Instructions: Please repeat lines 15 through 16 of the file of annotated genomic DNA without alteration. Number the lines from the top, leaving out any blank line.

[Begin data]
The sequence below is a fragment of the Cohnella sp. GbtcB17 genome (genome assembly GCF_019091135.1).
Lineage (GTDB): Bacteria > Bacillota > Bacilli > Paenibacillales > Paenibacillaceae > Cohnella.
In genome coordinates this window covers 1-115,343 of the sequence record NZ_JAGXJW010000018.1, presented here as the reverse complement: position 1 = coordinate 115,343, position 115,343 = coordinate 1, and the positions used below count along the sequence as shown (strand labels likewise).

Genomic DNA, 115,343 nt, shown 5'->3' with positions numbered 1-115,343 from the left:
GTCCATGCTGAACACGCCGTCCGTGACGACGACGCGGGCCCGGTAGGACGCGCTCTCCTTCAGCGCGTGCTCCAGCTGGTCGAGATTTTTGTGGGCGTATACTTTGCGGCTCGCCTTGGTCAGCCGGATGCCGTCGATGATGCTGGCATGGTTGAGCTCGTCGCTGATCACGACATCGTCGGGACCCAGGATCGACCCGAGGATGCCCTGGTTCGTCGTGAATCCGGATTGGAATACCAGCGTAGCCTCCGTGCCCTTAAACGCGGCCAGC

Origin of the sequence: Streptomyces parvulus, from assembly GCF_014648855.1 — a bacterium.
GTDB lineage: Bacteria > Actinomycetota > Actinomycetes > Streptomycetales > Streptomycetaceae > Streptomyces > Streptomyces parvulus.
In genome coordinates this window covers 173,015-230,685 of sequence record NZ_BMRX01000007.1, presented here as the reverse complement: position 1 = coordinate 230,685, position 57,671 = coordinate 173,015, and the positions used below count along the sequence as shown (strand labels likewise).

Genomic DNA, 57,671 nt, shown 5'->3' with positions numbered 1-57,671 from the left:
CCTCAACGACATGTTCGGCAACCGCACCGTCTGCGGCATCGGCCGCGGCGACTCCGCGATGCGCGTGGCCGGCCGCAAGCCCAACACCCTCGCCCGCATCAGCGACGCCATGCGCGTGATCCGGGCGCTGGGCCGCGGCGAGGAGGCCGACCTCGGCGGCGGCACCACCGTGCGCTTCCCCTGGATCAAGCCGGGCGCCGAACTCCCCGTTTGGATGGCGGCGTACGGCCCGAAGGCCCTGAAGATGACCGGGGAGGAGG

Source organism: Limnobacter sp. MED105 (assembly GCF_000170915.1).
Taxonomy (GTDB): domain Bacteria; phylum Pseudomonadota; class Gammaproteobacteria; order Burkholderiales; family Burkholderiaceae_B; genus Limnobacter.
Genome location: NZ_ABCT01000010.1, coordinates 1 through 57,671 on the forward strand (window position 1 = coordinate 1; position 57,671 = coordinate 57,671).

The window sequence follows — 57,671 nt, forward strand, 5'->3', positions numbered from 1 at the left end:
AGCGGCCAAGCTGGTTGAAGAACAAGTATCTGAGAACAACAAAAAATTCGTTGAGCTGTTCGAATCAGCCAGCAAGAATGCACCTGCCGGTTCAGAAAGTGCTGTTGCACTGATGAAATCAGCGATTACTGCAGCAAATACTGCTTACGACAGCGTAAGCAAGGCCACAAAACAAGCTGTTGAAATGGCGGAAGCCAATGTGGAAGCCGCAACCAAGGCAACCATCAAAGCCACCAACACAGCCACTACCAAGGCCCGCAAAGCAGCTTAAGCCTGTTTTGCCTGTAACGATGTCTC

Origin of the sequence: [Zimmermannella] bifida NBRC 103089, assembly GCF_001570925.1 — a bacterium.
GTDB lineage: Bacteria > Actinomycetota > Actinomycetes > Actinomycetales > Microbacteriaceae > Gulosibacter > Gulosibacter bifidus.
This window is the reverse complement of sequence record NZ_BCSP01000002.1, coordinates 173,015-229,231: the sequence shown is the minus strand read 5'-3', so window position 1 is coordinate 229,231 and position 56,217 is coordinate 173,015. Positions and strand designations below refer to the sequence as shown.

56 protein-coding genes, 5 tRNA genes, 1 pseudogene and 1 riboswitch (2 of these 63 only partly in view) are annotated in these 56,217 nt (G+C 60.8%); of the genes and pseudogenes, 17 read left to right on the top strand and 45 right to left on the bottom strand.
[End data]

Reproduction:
AGCGGCCAAGCTGGTTGAAGAACAAGTATCTGAGAACAACAAAAAATTCGTTGAGCTGTTCGAATCAGCCAGCAAGAATGCACCTGCCGGTTCAGAAAGTGCTGTTGCACTGATGAAATCAGCGATTACTGCAGCAAATACTGCTTACGACAGCGTAAGCAAGGCCACAAAACAAGCTGTTGAAATGGCGGAAGCCAATGTGGAAGCCGCAACCAAGGCAACCATCAAAGCCACCAACACAGCCACTACCAAGGCCCGCAAAGCAGCTTAAGCCTGTTTTGCCTGTAACGATGTCTC

Origin of the sequence: [Zimmermannella] bifida NBRC 103089, assembly GCF_001570925.1 — a bacterium.